I spent soooo long prepping materials for my The Hate U Give unit, that I almost don’t know what to do with myself now that I’m actually teaching it! The first week of the unit, I was anxious every class period: what are my students thinking? Will they like it as much as I did? Do they think I’m pushing some kind of political agenda–and, if they do, is that a bad thing? I’ve also been holding my breath, waiting for some kind of negative feedback from my coworkers. While I did receive approval to teach The Hate U Give, it’s not exactly on the official curriculum, and I’m worried that it’s only going to take one person being offended by the language in the book to ruin my fun in teaching it.
Now that I’m two weeks into the unit, I thought I would share the initial reactions and results of teaching this novel, and what better way than sharing with you the good, the bad, and the ugly?
My students are having an easy time relating to the text and overall, I’m having some really positive responses. As an English teacher, one of my greatest hopes is for my students to become lifelong readers. I believe that introducing them to rich, relatable texts is the best way to show young adults that reading is a pleasurable pursuit. One student told me that this is the best book he’s read since middle school. He even has urged me to keep it on the curriculum for students next year (this after only one day of reading).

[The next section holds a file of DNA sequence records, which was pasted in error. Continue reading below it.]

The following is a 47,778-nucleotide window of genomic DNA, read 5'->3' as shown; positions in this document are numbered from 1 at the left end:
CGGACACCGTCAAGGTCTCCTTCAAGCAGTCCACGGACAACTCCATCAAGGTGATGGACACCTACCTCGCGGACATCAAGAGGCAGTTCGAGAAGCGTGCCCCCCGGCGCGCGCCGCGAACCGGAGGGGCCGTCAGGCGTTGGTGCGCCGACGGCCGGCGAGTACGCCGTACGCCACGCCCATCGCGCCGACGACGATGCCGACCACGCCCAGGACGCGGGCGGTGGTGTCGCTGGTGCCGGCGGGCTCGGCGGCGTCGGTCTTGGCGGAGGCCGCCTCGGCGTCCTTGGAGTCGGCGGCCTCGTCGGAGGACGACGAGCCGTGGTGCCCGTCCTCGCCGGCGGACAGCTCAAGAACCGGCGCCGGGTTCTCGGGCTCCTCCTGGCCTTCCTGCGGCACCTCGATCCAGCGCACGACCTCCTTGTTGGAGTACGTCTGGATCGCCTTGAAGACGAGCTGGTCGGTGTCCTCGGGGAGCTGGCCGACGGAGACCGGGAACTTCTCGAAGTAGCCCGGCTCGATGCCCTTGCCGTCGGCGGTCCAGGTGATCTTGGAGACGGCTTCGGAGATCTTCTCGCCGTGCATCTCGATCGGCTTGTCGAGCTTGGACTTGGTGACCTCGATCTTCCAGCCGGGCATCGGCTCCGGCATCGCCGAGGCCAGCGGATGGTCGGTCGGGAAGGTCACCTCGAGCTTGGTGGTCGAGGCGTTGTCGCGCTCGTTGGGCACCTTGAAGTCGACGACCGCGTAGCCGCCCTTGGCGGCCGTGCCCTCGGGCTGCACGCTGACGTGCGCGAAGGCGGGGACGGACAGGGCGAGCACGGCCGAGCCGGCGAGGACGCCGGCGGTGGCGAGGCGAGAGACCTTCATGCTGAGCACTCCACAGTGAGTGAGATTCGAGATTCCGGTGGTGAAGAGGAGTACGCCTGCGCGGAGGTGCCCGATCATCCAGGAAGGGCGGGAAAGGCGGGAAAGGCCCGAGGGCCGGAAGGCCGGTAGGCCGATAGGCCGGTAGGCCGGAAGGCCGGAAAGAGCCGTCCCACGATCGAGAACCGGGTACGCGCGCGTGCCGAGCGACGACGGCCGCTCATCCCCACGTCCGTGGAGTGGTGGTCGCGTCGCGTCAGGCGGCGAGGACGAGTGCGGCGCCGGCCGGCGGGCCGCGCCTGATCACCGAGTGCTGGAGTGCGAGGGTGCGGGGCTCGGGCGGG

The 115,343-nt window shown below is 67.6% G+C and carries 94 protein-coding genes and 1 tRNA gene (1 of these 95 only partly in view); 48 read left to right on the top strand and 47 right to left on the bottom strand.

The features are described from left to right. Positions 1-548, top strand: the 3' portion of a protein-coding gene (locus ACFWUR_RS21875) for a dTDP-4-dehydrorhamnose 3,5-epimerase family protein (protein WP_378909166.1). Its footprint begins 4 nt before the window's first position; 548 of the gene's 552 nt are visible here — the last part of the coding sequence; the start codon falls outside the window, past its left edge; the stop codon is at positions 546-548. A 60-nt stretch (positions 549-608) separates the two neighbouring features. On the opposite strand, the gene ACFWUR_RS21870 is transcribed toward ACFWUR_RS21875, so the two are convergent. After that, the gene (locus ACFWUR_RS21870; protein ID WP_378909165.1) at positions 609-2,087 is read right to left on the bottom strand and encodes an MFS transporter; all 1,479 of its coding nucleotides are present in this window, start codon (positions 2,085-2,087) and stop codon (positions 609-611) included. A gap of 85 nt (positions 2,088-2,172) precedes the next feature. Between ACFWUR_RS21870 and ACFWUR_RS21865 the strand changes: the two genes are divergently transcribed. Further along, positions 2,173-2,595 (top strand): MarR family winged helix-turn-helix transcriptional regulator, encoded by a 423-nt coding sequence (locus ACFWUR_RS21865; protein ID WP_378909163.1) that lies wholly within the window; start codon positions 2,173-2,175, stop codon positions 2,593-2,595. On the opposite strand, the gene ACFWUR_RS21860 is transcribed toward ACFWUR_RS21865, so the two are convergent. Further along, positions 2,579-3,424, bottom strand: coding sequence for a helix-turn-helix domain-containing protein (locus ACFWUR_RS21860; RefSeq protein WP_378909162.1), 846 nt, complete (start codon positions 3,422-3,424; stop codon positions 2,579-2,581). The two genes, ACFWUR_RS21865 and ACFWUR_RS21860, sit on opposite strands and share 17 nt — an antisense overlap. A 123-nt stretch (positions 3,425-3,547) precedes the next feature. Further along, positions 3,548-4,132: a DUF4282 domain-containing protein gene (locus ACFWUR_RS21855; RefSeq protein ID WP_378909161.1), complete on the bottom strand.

Word has gotten out too that I’m teaching something new, something controversial, and I’ve lent out a few extra copies to other staff members. The adults in the building are loving the novel too, and as students see them carrying around their own copies, students and adults are engaging in conversations around The Hate U Give. Students excited to talk to adults about books? I can’t be anymore pleased!
Overall, students in general just seem more willing to read in class or take home materials to catch up on missing work. It’s magic to look up and see the whole class turning their pages at the same time (they’re all following along!), and I’m seeing less texting and napping than I usually do while reading in class.